Being in New York and resisting the Millennium Development Goals (MDG) talk shop is simply not possible. As 2015, the terminal year of implementing the first phase, approaches, the preparations for the second 15-year phase are in full swing, although the second phase was not envisaged at the time of launching the first phase in 2000.
The United Nations (UN) is known for starting never-ending programmes and decades. In the post-war period, the 1960s was declared the decade of development, with a programme of international economic cooperation. The target was to reduce the gap between the developed and the less developed countries by achieving a growth rate of five per cent. The target was achieved, but was accompanied by widespread dissatisfaction with the singular pursuit of growth and the worldwide revolt of the youth.
In the second development decade of the 1970s, a higher growth target of six per cent was set. As development thinking was moving towards basic needs and redistribution with growth, there were targets related to growth per capita and social sectors. Developed countries were given the target of allocating 0.7 per cent of their gross national product to support a new international development strategy. Oil price shocks and mounting debts produced fiscal deficits rather than growth and satisfaction of basic needs.
In the 1980s, Reagonomics and Thatcherism led to the one-size-fit-all programmes of structural adjustment. Development leadership shifted from the UN to the IMF and the World Bank. The UN declaration of the third development decade in the 1980s to establish a new international economic order and the fourth development decade pronouncement for development responsive to social needs in the 1990s were largely ignored. These were termed lost decades, inviting comments like the “emperor has no growth”. In between, 1996 was observed as the year for the eradication of poverty, followed by the first (1997-2006) and the second (2008-2017) decades of poverty eradication. Human Development Reports pioneered by Mahbubul Haq in 1990 furnished the intellectuals basis for the shift towards reducing absolute poverty.
It was, however, the formulation of the MDGs in 2000 that brought the UN back in the driver’s seat. The eight MDGs represented a consensus that summed up the development experience so far, but picked up targets to do a few things effectively rather than doing everything poorly, as was the case with grand development strategies in the past. The result is that about half of the world’s poor have moved out of poverty, together with reasonable progress in indicators of health and education. Discussions are taking place to define Sustainable Development Goals (SDGs) to be set for 2030. Several committees and forums are at work. The so-called Open Working Group has now deliberated on the choice of goals and targets for about two years. These deliberations, however, seem to be losing focus. It is understood that even after a process of elimination, the number of targets is around 170. The MDGs for 2015 had 21 targets and 60 indicators, together with urban-rural and gender-disaggregated break-ups. In practice, policymakers around the world, as well as development experts, found this number to be unwieldy. The selection of goals and targets for 2030 needs to be more focused than they were for 2015, with prioritisation of key areas of weaknesses. An example of this has been provided by the Copenhagen Consensus Centre by prioritising the possible goals on the basis of cost-benefit analysis. It recommends only five goals — nutritional supplements, expanded immunisation, anti-malaria programmes, control of intestinal worms and prevention of tuberculosis.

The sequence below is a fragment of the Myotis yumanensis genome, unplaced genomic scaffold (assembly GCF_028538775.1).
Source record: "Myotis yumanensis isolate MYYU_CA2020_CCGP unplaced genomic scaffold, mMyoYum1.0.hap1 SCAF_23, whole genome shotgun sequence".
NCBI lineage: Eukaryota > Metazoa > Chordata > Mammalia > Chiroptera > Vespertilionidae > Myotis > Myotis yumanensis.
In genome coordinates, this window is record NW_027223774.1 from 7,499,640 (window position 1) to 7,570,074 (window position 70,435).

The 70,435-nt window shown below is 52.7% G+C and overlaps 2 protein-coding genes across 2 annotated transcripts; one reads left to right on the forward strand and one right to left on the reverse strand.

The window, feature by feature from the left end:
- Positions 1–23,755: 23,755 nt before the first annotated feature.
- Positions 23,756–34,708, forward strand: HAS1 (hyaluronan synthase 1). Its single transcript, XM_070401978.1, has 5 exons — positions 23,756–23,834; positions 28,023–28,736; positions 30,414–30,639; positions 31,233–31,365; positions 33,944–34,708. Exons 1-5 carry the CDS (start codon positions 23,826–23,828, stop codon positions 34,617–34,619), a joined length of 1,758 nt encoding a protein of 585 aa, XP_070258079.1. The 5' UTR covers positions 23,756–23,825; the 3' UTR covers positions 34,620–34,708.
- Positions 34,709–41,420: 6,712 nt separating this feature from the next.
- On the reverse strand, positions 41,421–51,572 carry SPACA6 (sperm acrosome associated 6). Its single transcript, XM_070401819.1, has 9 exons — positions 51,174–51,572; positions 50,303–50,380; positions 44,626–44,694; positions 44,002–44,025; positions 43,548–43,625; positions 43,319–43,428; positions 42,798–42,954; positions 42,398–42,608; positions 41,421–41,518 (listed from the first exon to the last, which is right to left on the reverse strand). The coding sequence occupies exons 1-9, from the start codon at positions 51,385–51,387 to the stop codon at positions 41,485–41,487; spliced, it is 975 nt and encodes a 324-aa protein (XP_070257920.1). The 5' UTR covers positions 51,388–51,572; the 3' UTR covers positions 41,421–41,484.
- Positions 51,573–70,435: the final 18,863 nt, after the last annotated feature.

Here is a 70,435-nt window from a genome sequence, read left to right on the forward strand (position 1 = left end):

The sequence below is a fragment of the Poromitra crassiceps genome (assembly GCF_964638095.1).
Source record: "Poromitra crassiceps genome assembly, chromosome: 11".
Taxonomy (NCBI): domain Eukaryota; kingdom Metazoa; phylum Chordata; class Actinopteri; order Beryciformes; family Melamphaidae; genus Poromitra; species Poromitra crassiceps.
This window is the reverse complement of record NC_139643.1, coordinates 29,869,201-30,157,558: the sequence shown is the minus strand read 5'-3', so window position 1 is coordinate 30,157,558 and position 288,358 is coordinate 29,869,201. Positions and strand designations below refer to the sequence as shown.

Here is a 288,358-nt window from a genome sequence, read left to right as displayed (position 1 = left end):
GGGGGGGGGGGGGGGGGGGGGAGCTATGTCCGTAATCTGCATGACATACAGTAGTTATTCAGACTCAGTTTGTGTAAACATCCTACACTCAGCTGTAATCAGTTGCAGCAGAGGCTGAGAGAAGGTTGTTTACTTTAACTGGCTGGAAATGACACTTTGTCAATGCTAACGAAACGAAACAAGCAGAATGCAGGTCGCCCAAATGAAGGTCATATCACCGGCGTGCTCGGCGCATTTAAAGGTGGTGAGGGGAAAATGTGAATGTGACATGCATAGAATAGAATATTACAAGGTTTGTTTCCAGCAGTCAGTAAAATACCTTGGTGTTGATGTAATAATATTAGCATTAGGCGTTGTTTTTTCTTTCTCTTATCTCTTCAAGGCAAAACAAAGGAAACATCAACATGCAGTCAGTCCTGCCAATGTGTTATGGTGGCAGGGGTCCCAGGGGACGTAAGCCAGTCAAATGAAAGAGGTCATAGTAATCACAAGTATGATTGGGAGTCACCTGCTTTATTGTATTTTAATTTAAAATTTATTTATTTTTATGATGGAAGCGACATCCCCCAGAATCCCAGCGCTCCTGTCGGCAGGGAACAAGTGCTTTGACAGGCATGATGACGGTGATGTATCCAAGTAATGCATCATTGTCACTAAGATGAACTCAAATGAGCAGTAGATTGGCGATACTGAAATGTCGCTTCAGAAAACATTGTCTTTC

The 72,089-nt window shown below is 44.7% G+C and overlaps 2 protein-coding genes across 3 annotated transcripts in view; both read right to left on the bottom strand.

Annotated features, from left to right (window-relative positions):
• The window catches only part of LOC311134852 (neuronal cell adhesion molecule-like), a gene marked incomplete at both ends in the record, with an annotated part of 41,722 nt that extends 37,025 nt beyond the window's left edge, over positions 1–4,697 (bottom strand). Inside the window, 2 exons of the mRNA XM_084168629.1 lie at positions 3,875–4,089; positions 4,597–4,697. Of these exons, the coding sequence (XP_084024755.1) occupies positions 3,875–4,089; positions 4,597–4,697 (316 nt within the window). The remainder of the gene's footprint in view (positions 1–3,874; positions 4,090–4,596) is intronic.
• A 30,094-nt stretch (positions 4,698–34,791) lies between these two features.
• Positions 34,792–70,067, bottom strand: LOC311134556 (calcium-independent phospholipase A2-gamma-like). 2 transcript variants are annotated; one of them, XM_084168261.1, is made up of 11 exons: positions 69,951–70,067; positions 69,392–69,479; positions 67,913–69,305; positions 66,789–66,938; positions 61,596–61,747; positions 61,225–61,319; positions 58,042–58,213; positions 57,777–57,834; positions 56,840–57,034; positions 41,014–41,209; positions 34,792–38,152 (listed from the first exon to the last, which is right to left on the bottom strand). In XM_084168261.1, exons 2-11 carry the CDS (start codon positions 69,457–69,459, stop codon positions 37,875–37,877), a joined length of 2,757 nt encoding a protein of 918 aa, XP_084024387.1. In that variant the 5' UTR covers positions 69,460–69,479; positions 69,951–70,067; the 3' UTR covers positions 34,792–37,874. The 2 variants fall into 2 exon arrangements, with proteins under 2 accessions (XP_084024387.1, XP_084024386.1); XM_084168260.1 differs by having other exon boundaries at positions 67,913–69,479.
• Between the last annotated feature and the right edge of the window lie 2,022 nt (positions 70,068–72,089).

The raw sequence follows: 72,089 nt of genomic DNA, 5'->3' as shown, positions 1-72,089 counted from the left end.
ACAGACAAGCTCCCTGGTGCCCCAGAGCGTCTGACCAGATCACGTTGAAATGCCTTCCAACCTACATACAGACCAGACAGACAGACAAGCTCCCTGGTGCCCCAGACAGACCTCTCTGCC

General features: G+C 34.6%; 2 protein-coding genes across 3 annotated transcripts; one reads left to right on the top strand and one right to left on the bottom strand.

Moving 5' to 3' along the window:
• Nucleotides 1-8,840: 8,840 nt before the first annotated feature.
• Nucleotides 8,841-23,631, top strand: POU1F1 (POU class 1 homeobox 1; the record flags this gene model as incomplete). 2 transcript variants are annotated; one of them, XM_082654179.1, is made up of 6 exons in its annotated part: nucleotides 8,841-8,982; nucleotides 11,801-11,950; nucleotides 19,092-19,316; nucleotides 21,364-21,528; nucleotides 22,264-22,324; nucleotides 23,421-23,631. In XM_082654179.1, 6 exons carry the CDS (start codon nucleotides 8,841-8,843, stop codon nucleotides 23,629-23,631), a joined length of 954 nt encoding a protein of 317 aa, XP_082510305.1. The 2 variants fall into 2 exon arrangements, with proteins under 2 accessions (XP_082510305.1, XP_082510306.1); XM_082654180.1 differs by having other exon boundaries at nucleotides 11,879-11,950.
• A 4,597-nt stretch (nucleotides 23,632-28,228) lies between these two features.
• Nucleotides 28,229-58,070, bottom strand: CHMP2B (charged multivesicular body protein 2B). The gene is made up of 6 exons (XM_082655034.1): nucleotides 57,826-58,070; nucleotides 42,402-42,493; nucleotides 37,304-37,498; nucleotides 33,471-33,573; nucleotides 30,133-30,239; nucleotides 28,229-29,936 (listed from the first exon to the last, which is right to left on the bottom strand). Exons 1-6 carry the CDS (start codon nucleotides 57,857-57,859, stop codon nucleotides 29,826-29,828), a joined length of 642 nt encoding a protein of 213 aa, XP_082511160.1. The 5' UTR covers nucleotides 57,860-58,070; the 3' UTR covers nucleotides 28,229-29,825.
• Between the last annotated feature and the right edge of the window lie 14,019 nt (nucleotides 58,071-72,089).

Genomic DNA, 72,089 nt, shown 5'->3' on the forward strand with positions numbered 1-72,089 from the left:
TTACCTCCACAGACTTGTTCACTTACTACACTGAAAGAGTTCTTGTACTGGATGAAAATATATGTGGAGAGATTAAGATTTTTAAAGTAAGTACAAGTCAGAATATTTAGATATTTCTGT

Published in The Express Tribune, August 8th, 2014.